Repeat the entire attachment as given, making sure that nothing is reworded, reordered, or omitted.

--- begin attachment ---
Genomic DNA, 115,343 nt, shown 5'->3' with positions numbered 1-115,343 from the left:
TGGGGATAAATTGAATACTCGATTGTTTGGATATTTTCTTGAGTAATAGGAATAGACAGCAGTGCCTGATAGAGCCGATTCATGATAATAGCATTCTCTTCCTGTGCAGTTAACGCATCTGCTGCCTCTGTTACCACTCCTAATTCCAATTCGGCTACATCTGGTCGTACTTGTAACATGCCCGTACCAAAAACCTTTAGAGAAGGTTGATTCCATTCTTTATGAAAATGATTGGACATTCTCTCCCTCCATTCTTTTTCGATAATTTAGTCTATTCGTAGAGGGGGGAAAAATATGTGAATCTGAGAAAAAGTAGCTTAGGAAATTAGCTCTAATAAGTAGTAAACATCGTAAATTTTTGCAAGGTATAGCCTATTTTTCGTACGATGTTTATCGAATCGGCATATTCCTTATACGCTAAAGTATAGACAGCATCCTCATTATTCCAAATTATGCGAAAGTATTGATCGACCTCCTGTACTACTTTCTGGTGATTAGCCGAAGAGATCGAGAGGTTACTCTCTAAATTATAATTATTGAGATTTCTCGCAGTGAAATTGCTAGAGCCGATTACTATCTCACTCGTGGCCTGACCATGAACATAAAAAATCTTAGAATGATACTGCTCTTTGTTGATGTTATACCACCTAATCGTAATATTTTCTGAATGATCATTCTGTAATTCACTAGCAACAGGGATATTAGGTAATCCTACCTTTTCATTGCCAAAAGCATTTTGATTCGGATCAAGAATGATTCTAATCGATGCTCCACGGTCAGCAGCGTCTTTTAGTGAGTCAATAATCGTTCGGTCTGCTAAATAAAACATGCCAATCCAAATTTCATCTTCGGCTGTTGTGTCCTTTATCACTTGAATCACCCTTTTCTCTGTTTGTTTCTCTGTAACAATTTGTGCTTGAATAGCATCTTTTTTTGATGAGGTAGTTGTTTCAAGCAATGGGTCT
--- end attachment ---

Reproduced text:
Genomic DNA, 115,343 nt, shown 5'->3' with positions numbered 1-115,343 from the left:
TGGGGATAAATTGAATACTCGATTGTTTGGATATTTTCTTGAGTAATAGGAATAGACAGCAGTGCCTGATAGAGCCGATTCATGATAATAGCATTCTCTTCCTGTGCAGTTAACGCATCTGCTGCCTCTGTTACCACTCCTAATTCCAATTCGGCTACATCTGGTCGTACTTGTAACATGCCCGTACCAAAAACCTTTAGAGAAGGTTGATTCCATTCTTTATGAAAATGATTGGACATTCTCTCCCTCCATTCTTTTTCGATAATTTAGTCTATTCGTAGAGGGGGGAAAAATATGTGAATCTGAGAAAAAGTAGCTTAGGAAATTAGCTCTAATAAGTAGTAAACATCGTAAATTTTTGCAAGGTATAGCCTATTTTTCGTACGATGTTTATCGAATCGGCATATTCCTTATACGCTAAAGTATAGACAGCATCCTCATTATTCCAAATTATGCGAAAGTATTGATCGACCTCCTGTACTACTTTCTGGTGATTAGCCGAAGAGATCGAGAGGTTACTCTCTAAATTATAATTATTGAGATTTCTCGCAGTGAAATTGCTAGAGCCGATTACTATCTCACTCGTGGCCTGACCATGAACATAAAAAATCTTAGAATGATACTGCTCTTTGTTGATGTTATACCACCTAATCGTAATATTTTCTGAATGATCATTCTGTAATTCACTAGCAACAGGGATATTAGGTAATCCTACCTTTTCATTGCCAAAAGCATTTTGATTCGGATCAAGAATGATTCTAATCGATGCTCCACGGTCAGCAGCGTCTTTTAGTGAGTCAATAATCGTTCGGTCTGCTAAATAAAACATGCCAATCCAAATTTCATCTTCGGCTGTTGTGTCCTTTATCACTTGAATCACCCTTTTCTCTGTTTGTTTCTCTGTAACAATTTGTGCTTGAATAGCATCTTTTTTTGATGAGGTAGTTGTTTCAAGCAATGGGTCT